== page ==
• I KNOW, like, looking back, I learned astoundingly little about world history. There was a European History class that I took as a senior in high school, but a lot of that information was already in my brain from past years — like, what about a World History class or even dare I say it an African History one? I dunno. Would have been nice.

      • Faye Griffins

        YES! I took AP European History in high school and we learned a lot about colonialism but only from the European perspective. There should have been an AP African history class as well, which I don’t think even exists?!? Looking at the AP course list on wikipedia the only history classes are European, World, and US; everything else is under Language and Culture. So I guess if your not Europe or the US you’re part of the World? Bad excuses are bad AP, get it together!

  • You know I should really print out all your Africa-related posts cause either I don’t know anything about it or have already forgotten it all! I can never remember history stuff other than in very very general someone oppressed someone!

    • There’s still only a few of them! Which makes me sad — I wanted to read at least four this year, and I am super not on track to make that happen. I’m downgrading my estimate to two for this year, or possibly three if I end up being ambitious.

  • I have totally heard of the Mahdist Uprising (NOT!). And please, read a second book about Ethiopia really quickly, because I need to know what happened in and after 1974. Or maybe *I* should read a book about Ethiopia…

    • I discovered there’s a new edition of THIS book that goes through I believe the early 1990s! But that still doesn’t get us up to the present day, so I’m hoping to find a book that deals with the full modern Ethiopia/Eritrea history.

  • I read a little bit (like Wikepedia and a few articles) about Haile Selassie last year when I was reading Marlon James’s Brief History of Seven Killings and learning about Bob Marley and Rastafarianism. I had picked up on the fact that he’s not universally loved, but I had missed (or maybe forgotten?) the connection about his name. So thanks for that! There’s so much stuff I don’t know about, especially in Africa.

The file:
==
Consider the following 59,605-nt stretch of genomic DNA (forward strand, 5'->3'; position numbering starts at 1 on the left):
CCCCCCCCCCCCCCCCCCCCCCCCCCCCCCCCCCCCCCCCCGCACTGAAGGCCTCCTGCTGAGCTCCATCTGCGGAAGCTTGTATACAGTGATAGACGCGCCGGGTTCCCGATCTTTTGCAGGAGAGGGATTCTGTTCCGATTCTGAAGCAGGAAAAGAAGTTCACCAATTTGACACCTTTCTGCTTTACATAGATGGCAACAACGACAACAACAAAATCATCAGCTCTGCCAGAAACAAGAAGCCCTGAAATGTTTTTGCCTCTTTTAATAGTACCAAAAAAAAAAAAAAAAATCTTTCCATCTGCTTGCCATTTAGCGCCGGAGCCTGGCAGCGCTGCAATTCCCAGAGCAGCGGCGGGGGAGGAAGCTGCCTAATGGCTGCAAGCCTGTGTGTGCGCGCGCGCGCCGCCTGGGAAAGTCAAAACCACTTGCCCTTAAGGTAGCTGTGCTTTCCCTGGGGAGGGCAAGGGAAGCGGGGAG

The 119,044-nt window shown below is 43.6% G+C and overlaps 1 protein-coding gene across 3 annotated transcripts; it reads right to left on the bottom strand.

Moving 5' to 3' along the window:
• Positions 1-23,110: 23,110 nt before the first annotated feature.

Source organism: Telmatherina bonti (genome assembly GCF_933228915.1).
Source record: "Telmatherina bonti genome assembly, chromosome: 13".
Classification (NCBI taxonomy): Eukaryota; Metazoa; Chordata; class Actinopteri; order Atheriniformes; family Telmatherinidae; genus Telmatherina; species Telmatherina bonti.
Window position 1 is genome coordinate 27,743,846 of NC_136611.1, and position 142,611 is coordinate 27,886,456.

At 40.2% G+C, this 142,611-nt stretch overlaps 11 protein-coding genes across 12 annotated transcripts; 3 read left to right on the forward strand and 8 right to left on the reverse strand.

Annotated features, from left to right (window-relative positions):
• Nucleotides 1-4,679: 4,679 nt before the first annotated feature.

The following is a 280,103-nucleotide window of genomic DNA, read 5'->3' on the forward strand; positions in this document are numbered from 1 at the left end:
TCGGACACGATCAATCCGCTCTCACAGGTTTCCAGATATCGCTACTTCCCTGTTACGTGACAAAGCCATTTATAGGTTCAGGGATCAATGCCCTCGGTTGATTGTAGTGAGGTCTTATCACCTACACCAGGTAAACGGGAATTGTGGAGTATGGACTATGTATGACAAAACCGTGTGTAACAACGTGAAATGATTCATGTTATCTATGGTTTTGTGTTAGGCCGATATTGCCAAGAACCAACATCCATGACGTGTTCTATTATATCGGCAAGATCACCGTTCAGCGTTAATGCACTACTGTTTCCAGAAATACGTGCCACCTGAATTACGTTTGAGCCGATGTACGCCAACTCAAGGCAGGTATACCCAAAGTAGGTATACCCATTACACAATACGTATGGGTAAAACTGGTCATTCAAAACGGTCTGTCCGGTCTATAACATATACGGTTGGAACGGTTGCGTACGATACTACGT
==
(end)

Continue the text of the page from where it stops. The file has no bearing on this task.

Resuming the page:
• Oh, what did you learn about his unbelovedness? I’d like to know more! Like I said, this book is great but it zips through so many years in such a short span of pages that I feel like there’s still so much I don’t know.

  • Heather

    I like this project – do you read fiction and non-fiction? I feel like I can get on board with this thing. I mostly read European stuff, which I get great enjoyment from, but I do want to spread my wings a bit more.

    • So, for this project, the game is to read one good history of every country in Africa. Nonfiction only. However! I read as much African fiction as I can get my hands on — it’s just not part of this Official Africa Reading Project. It’s unrelated. :p

  • I do love this project of yours, it’s a history lesson in a blog. I feel like I should do something similar.

  • I *am* totally enthralled! With both your project and this post. It makes me want to join in (except that I don’t have time)! I learned some stuff, reading this, and had some knowledge connections of my own. I really don’t know enough about world history. The contemporary world either, come to think of it.
    Question: Are all your African project books non-fiction? A novel I read called Sweetness in the Belly (Camilla Gibb) is partly set in Ethiopia around 1974-ish. And it was good.

  • What Naomi said! This sounds awesome. I’m currently not doing a great job on intentionally reading things for challenges I set myself though, so I don’t think I’m likely to hop in just now. Hopefully eventually, but until then, I’ll enjoy learning from your posts.

    I love when info from multiple books I”ve read connects. I feel like I learn much better when that happens!